Posted on

Making Money from your Hobby

Making Money from your HobbyMaking money from your hobby

The cottage craft industry is growing. You can be making money from your hobby! The Guardian reported in 2015 that the Craft Council had recently compiled figures showing that there were 11,620 craft business in the UK with 43,000 employers. The overall value of craft skills to the British economy each year was £3.4 billion. I, for one, decided very early on that I loved my craft, I got pleasure from working from home, and I knew there was money to made doing what I loved to do. So here are some tips towards making a successful living doing what you are passionate about and making money from your hobby! Continue reading Making Money from your Hobby

Posted on

Schematics

How to use your schematicsschematics

When I started publishing my knitting patterns some years ago, I didn’t include schematics. I gave written instructions, yarn recommendations, and photo illustrations at various points throughout the pattern. I very soon realised that knitters want schematics! All of the original patterns that I published without schematics have now either been updated or disbanded.

I started designing my own patterns in the 1980s and always used pencil, paper, measuring tape and calculator to work out my patterns and grade them. It is only recently that I have invested in some really neat software. There are only a couple of my patterns with hand drawn schematics still available because I can’t bare to get rid of them! But all the rest have professional looking and accurately measured schematics now. Continue reading Schematics

Posted on

Fast Fashion v Cottage Craft

Fast Fashion v Cottage CraftCottage Craft

Fast fashion high street brands who have their stock manufactured abroad are having a devasting impact on our planet! In recent years we all know that plastic has become a major concern, but other polluters like the fast fashion industry are being ignored. Cotton, for example, may not sound like a polluter, but the cotton production process uses pesticides in the farming stage and toxic dyes in the manufacturing stage. But even more damaging is the way in which the production process uses huge amounts of natural resourses, ie water! Apparently it can take over 15,000 litres of water to grow the cotton just to make one pair of jeans! Continue reading Fast Fashion v Cottage Craft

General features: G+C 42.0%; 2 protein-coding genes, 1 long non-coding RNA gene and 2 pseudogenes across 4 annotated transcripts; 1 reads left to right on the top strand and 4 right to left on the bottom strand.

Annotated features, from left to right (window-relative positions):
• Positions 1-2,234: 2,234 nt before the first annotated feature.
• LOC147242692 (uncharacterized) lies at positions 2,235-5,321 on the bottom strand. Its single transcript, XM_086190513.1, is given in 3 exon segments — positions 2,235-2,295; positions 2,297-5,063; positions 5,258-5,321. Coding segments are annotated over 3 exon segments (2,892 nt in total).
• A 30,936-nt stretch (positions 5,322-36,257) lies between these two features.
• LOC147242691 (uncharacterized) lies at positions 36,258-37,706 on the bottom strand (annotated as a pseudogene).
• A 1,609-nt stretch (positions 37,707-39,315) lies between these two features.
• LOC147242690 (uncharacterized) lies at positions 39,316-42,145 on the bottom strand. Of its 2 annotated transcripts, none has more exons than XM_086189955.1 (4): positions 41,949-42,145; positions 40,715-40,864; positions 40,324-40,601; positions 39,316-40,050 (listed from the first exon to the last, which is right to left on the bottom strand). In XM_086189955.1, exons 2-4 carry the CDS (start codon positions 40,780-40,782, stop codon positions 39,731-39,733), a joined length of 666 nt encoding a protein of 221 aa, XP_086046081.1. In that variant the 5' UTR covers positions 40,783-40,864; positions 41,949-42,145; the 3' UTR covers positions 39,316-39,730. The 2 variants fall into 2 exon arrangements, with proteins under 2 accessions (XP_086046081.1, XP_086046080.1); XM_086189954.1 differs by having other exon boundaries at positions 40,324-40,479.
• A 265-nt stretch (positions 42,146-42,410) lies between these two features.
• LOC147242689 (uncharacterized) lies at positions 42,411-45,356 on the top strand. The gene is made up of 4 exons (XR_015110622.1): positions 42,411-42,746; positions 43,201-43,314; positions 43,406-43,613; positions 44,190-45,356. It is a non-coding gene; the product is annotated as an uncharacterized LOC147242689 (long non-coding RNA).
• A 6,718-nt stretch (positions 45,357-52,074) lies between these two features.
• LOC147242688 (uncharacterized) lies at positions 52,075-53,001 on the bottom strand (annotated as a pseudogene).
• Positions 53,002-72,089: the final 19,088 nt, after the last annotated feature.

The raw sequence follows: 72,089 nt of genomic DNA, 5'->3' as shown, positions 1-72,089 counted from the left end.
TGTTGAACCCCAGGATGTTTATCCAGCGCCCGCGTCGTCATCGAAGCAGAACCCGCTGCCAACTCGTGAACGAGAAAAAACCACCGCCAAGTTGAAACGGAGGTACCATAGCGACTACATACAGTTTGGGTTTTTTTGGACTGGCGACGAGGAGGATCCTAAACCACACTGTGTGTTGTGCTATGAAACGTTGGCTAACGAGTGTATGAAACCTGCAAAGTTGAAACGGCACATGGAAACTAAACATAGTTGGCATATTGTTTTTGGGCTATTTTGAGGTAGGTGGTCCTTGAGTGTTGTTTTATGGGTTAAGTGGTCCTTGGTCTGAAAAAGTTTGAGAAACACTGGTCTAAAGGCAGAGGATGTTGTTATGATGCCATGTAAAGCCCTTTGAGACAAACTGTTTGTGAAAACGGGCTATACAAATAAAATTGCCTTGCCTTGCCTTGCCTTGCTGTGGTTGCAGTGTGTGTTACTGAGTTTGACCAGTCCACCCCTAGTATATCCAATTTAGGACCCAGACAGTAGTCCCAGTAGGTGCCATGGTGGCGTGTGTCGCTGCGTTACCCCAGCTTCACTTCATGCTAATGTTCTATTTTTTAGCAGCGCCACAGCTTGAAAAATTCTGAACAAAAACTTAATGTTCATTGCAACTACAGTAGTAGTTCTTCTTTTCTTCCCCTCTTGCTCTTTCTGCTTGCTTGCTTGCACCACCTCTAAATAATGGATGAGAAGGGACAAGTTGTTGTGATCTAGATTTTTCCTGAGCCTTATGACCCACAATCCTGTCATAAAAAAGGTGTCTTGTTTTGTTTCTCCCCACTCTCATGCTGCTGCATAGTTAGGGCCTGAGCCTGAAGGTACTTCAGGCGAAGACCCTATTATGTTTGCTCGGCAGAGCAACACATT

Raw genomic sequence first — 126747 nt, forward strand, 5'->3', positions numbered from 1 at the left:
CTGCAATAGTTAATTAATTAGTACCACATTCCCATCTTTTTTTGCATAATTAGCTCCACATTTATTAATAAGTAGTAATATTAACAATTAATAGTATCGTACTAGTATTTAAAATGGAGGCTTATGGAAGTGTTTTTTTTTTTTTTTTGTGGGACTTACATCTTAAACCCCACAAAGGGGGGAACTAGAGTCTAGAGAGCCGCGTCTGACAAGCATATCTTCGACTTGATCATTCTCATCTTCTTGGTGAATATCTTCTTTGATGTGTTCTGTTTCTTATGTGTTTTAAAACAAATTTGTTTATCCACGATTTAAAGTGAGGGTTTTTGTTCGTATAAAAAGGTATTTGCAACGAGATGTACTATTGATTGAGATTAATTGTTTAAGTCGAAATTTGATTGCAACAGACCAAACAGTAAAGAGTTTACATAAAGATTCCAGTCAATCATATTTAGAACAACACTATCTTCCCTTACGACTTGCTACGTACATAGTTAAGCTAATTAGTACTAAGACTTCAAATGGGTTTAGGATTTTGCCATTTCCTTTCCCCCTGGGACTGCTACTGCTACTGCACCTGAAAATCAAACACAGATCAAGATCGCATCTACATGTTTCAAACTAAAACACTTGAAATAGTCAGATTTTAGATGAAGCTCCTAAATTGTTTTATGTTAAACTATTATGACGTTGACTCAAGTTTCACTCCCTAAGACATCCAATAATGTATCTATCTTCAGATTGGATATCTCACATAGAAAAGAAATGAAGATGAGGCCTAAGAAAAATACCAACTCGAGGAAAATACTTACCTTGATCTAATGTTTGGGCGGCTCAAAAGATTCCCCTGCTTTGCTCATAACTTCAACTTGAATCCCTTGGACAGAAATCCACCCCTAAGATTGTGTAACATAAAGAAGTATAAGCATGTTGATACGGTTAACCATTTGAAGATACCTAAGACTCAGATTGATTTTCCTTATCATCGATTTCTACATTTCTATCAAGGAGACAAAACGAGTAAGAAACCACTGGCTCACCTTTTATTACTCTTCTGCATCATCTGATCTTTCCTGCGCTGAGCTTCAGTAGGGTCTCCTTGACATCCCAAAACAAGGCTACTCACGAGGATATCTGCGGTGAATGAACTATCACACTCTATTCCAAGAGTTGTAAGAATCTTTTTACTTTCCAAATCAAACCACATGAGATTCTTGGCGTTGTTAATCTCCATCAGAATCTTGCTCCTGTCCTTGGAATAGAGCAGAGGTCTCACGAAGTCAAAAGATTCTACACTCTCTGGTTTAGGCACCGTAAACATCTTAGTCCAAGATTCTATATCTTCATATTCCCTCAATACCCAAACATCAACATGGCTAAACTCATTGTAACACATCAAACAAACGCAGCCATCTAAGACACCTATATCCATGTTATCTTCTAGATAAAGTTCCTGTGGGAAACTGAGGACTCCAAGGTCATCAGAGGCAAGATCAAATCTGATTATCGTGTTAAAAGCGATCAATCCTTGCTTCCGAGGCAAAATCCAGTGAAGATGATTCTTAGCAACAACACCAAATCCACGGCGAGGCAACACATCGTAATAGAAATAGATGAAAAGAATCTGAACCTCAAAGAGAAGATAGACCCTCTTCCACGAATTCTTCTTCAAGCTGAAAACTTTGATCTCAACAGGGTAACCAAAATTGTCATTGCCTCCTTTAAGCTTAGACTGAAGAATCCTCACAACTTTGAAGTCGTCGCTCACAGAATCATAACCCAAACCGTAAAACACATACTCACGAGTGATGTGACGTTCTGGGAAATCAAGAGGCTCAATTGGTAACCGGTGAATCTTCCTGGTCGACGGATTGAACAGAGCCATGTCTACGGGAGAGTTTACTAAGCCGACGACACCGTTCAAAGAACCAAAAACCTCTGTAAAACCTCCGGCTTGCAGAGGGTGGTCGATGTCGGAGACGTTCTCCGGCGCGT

Posted on

Selling Knitted Items

Where do I sell my Knitted Items?Knitted items

I was asked in the Facebook Machine Knitting group the other day…”Your photos are always the best! Wondering what you do with all the garments you make after photographing them?” Thankyou Alan Mross, great question! So I thought I’d share a few ideas on where I sell my knitted items – both offline and online from my own experience.

Obviously my pattern sales are where my business is at, but yes, Alan has a point…the garment has to be knitted in order to test the pattern and get some good shots for publication, but then what do I do with them?!

There are lots of opportunities to consider, both on and offline. But here are a few that I have delved into for a number of years. Continue reading Selling Knitted Items

Posted on

No Roll Edge

Two Chunky Knits and a Videono roll edge

It’s that time of year again! Why do we love it? Because we can get out those favourite chunky cardies and snuggle up by the fire with cocoa (or a glass of wine) and a movie!

no roll edgeSo I’ve chosen to show you two chunkies – one hand knit pattern and one for the chunky/bulky machine. Plus as a bonus I’ve included a little video showing how I do a ‘no-roll’ edge for machine knitters. It works especially well for chunky yarns. Continue reading No Roll Edge

Posted on

To Russia with Love

To Russia with LoveTo Russia with Love Coat

As a designer it’s not often I do this, but the To Russia with Love Coat was knitted totally off the cuff. The pattern was invented as I knitted so it really is a one-off! I just couldn’t wait to get started with the gorgeous saffron chenille I had invested in so I wrote the pattern as I went along. Normally I will come up with ideas for the design, design it in my software with all the correct measurements for the sample size, translate and write out the pattern from the software graph, print off the pattern, then knit. This routine is the same for hand knits and machine knits alike. Continue reading To Russia with Love